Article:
The fact that the commercial content has yielded little direct revenue or that Respondent has operated the website at a loss cannot overcome the undeniable fact that this content was intended to generate income for Respondent, both directly through click-through revenues (presumably the “pennies” referred to in the Response) and indirectly through the link to her other business or businesses. Their prominent inclusion on the website at the disputed domain name fatally undercuts any contention that the website is devoted entirely to criticism of Complainant and therefore solely an exercise of free speech. Including the advertisements and hyperlinks is no accident, as Respondent has been an Internet developer for ten years and may be presumed to know about the use of advertisements and links to generate business through referrals.

No commercial use is a threshold requirement even in the cases decided under View 2 of the WIPO Overview, paragraph 2.4, sustaining a First Amendment defense in a Policy proceeding (“This section only concerns sites that practice genuine, non-commercial criticism. There are many UDRP decisions where the respondent argues that the domain name is being used for a free speech purpose, but the panel finds that, in fact, the domain name is being used for commercial gain.”).6 Paragraph 4(a)(ii) of the Policy has been satisfied.

C. Registered and Used in Bad Faith

Complainant has also proven bad faith in use and registration. The text of Respondent’s blog and Respondent’s arguments in her Response make it clear that she selected the disputed domain name to make use of Complainant’s mark intentionally to attract other Internet users including those who may be seeking Complainant. Without the First Amendment defense that the Panel has found unavailing in the circumstances of this proceeding Respondent’s conduct falls squarely within the example of bad faith set out in paragraph 4(b)(iv) of the Policy: “By using the domain name, you have intentionally attempted to attract, for commercial gain, Internet users to your web site or other on-line location, by creating a likelihood of confusion with the complainant’s mark as to the source, sponsorship, affiliation, or endorsement of your web site or location or of a product or service on your web site or location.”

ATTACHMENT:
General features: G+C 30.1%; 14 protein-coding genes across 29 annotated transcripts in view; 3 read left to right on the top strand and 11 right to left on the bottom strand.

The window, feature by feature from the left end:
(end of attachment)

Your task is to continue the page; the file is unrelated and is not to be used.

Complainant’s failure to pursue an unrelated third party that allegedly also has a domain name incorporating Complainant’s mark has nothing to do with this proceeding. Here the Panel deals only with Respondent’s acquisition and use of Respondent’s domain name. As to those matters Complainant has met its burden of proof under each of the necessary paragraphs of the Policy.

Respondent devotes much of her Response to the nature and merits of her dispute with Complainant. The Panel has no means to judge whether these charges are true, presented in a proper factual content, or actionable at law; similarly the Panel has no way to determine if Respondent’s statements defame or disparage, as Complainant alleges. The Panel makes no findings on these matters one way or the other, leaving the parties to the national courts should they choose to pursue them.


7. Decision

For all the foregoing reasons, in accordance with Paragraphs 4(i) of the Policy and 15 of the Rules, the Panel orders that the disputed domain name <ridenowpowersports.info> be transferred to Complainant.

Richard G. Lyon
Sole Panelist

Dated: March 17, 2008

1 For simplicity the Panel refers in this decision to Ms. Brooks as Respondent.

2 The Response is in the form of an email communication from Respondent to the Center. Upon the Center’s receipt of this email, the case manager requested Respondent to confirm that she wished the email to be treated as her Response. Respondent provided this confirmation on February 20, 2008.

3 Each party copied the Panel on an email communication to the Center after the Panel’s appointment, in violation of the Rules, paragraph 8.

4 In an earlier email message to the Center Respondent states: “My defense is on the site. Everything marked with ‘Administrator’ is me.” In rendering this decision the Panel has therefore reviewed, and treated as part of the Response, the content of website at the disputed domain name and all email communications from Respondent to the Center.

5 The Policy also does not require trademark infringement, as Respondent appears to contend.

6 See, e.g., Fundación Calvin Ayre Foundation v. Erik Deutsch, WIPO Case No. D2007-1947; Asset Loan Co. Pty Ltd v. Gregory Rogers, WIPO Case No. D2006-0300 (“a respondent must not be seen to be using the criticism site for commercial gain”); Gilead Sciences, Inc. v. Kumar Patel, WIPO Case No. D2005-0831.